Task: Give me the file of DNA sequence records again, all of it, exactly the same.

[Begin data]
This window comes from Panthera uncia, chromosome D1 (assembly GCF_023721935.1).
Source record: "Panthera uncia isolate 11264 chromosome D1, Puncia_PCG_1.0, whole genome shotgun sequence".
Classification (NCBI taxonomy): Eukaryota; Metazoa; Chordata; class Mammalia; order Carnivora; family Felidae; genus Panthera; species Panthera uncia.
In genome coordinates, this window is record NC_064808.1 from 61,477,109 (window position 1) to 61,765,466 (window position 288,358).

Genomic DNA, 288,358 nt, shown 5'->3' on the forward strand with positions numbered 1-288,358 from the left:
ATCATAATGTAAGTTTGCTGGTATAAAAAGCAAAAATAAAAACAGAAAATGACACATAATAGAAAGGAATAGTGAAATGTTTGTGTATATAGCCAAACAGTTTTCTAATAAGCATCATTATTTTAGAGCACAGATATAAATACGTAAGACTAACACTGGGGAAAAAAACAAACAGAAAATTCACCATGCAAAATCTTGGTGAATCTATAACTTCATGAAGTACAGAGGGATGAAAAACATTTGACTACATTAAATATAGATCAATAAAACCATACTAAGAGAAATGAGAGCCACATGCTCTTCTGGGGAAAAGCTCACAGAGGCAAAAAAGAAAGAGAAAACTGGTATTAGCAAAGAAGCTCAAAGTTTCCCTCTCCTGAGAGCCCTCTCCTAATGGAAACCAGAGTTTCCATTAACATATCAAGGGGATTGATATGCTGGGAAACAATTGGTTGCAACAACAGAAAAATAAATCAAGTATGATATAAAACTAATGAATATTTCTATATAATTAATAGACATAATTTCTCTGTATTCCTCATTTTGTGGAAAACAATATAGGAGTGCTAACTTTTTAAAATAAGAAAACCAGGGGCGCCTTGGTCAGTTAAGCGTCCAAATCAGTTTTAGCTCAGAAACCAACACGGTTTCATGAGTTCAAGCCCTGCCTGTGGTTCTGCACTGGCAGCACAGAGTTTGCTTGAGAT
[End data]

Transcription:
This window comes from Panthera uncia, chromosome D1 (assembly GCF_023721935.1).
Source record: "Panthera uncia isolate 11264 chromosome D1, Puncia_PCG_1.0, whole genome shotgun sequence".
Classification (NCBI taxonomy): Eukaryota; Metazoa; Chordata; class Mammalia; order Carnivora; family Felidae; genus Panthera; species Panthera uncia.
In genome coordinates, this window is record NC_064808.1 from 61,477,109 (window position 1) to 61,765,466 (window position 288,358).

Genomic DNA, 288,358 nt, shown 5'->3' on the forward strand with positions numbered 1-288,358 from the left:
ATCATAATGTAAGTTTGCTGGTATAAAAAGCAAAAATAAAAACAGAAAATGACACATAATAGAAAGGAATAGTGAAATGTTTGTGTATATAGCCAAACAGTTTTCTAATAAGCATCATTATTTTAGAGCACAGATATAAATACGTAAGACTAACACTGGGGAAAAAAACAAACAGAAAATTCACCATGCAAAATCTTGGTGAATCTATAACTTCATGAAGTACAGAGGGATGAAAAACATTTGACTACATTAAATATAGATCAATAAAACCATACTAAGAGAAATGAGAGCCACATGCTCTTCTGGGGAAAAGCTCACAGAGGCAAAAAAGAAAGAGAAAACTGGTATTAGCAAAGAAGCTCAAAGTTTCCCTCTCCTGAGAGCCCTCTCCTAATGGAAACCAGAGTTTCCATTAACATATCAAGGGGATTGATATGCTGGGAAACAATTGGTTGCAACAACAGAAAAATAAATCAAGTATGATATAAAACTAATGAATATTTCTATATAATTAATAGACATAATTTCTCTGTATTCCTCATTTTGTGGAAAACAATATAGGAGTGCTAACTTTTTAAAATAAGAAAACCAGGGGCGCCTTGGTCAGTTAAGCGTCCAAATCAGTTTTAGCTCAGAAACCAACACGGTTTCATGAGTTCAAGCCCTGCCTGTGGTTCTGCACTGGCAGCACAGAGTTTGCTTGAGAT